Cheltenham Chaps!

England’s ultimate ‘spa town’? Adrian Gillan gets steamed up by classy Cheltenham’s Regency splendour, feisty fests and dishy guys, staying at award-winning gay-run guest house, Butlers!

 

CheltenhamPromenade

 

Gateway town to the Cotswolds, Cheltenham’s spa water may have long since lost its fizz, but this Regency gem can still boast bubbly boys, not to mention stunning architecture and ornate gardens; world-famous music, literary, science and food festivals; tip-top theatre – and don’t frighten those horses!

 

Indeed, said fests and steeds ensure this already-120,000-populated town – overlooked by Cleeve Hill (330 m), the highest point in Gloucestershire – is always far more swollen than its tiny River Chelt!

 

It’s the spa town that sprang from nowhere – with the discovery of mineral springs in 1716 by the enterprising retired “master mariner” Captain Henry Skillicorne (1678–1763). He built a billiard and ball room next to his first pump house, and designed the first tree-lined promenades and gardens linking the proliferating nearby wells. Gentry were enticed, climaxing in a visit in 1788 by George III himself – crazy!

 

Lavish central districts arose including affluent and still-buzzing Montpellier, with its Grade-I-listed buildings and Gardens; and Lansdown, complete with celebrated convex Regency crescent. Token spa water can still be tasted at the Pittville Pump Room, completed in 1830 as the centrepiece of Pittville – an extension of Cheltenham northwards, and brainchild of one Joseph Pitt. The advent of the railways brought yet further influx by wealthy health-seekers, the rail station still being called Cheltenham Spa.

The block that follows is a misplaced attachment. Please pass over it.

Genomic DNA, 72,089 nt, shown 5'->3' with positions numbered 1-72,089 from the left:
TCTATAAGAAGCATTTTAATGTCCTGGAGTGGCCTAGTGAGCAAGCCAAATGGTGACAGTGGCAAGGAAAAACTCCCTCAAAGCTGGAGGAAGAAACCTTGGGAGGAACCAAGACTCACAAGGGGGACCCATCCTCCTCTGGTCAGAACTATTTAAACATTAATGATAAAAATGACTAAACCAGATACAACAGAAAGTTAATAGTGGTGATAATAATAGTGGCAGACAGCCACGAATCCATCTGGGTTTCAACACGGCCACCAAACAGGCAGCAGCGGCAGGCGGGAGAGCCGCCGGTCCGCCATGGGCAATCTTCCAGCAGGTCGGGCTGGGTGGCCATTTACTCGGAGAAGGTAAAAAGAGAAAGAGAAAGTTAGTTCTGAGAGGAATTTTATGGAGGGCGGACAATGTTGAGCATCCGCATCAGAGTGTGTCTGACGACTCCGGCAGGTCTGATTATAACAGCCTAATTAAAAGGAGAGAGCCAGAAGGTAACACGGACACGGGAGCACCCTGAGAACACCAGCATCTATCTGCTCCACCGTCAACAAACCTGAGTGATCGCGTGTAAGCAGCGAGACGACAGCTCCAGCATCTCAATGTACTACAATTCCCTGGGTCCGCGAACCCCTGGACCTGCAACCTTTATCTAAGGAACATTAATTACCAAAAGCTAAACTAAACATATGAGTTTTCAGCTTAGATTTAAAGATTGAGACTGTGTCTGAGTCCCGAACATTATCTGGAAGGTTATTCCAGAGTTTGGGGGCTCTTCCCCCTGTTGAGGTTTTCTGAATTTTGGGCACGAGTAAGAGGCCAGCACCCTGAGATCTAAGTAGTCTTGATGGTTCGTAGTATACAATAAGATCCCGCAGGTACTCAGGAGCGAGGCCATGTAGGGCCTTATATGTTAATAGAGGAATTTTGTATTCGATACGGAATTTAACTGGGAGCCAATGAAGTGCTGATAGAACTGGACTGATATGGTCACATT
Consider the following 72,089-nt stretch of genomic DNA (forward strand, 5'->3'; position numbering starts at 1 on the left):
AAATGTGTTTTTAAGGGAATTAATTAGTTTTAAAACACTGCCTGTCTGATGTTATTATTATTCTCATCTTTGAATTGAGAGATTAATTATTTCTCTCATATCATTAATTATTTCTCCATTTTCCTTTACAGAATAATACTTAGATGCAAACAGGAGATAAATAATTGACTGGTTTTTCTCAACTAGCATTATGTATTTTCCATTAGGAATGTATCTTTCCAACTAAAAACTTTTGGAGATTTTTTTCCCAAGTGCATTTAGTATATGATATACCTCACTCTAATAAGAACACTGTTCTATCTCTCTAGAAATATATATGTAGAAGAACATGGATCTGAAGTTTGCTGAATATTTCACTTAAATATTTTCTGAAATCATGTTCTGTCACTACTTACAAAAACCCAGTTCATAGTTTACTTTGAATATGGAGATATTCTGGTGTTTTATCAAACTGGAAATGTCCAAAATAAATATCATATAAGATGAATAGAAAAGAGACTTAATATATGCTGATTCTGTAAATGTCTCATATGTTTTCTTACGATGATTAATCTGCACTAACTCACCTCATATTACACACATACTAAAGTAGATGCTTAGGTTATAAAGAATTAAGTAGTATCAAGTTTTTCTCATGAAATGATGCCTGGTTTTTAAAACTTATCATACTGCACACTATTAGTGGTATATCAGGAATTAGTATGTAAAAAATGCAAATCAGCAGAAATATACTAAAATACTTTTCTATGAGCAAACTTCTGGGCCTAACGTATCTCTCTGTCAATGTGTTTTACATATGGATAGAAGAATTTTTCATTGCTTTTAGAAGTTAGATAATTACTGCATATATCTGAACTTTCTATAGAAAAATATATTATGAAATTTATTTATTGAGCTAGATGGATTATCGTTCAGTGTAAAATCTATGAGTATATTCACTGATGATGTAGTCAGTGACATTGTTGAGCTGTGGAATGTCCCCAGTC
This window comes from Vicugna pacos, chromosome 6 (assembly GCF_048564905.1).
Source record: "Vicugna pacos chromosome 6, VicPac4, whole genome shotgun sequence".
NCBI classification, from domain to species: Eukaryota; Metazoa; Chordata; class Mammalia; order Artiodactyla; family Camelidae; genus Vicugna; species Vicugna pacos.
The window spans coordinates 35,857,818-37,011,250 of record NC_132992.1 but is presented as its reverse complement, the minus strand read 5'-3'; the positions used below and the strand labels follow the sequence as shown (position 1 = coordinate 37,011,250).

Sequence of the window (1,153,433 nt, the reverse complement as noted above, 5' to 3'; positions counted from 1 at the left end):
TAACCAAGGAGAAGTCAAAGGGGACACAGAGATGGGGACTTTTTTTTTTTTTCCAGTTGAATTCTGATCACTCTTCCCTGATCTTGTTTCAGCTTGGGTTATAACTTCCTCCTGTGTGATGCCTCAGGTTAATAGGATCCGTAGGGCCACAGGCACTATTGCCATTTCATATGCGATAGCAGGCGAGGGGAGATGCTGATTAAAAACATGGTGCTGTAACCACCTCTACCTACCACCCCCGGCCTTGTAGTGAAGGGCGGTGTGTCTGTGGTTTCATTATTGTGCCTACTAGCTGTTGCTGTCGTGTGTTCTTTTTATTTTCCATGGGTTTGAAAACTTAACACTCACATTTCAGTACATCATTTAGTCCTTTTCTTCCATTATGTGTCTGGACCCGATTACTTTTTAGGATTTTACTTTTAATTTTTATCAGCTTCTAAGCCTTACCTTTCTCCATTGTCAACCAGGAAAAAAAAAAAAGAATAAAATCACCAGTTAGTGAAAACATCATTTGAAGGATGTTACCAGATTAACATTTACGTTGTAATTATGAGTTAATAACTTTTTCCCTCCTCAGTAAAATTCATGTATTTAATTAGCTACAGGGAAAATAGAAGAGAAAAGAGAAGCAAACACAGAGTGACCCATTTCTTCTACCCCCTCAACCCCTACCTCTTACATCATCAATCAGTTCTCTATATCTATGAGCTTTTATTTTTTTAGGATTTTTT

CheltenhamPittvillePumpRoom

 

Present in Cheltenham since 1815, horseracing became a major national attraction after “The Festival” was founded in 1902, still drawing vast crowds daily every March, with its Gold Cup climax. Moreover, music and literature festivals emerged after WW2, followed by jazz and science fests in more recent decades (see below) – all more than offsetting the decline in those coming to ‘take waters’. Another point of interest: ‘The Doughnut’, the head office of the British Government Communications Headquarters (a.k.a. GCHQ) is located in Cheltenham, so lots of gay spies – but mum’s the word!

 

Famous people born in Cheltenham include composer Gustav Holst; classical singer Felicity Lott; actor Ralph Richardson; and artist Jake Chapman. Alice Liddell and Lewis Carroll were regular visitors to a house in the suburbs owned by Alice’s grandparents, and still containing the mirror which was purportedly the inspiration for Carroll’s 1871 novel Through the Looking-Glass. In more recent years, Cheltenham has played backdrop to a number of films and TV series, from Butterflies to Crossroads!

 

Gay-Stay

Perhaps Sir would care to stay at award-winning gay-run Butlers (Western Road, Cheltenham, Gloucestershire GL50 3RN; 01242 570 771; www.butlers-hotel.co.uk), a gorgeous 4-star deluxe boutique guest house, situated in a central-yet-quiet area of Cheltenham and providing the perfect base for either visiting or working in the area. A mere short stroll takes you to the Promenade, town centre and lively, trendy Montpellier district!

 

CheltenhamButlersExterior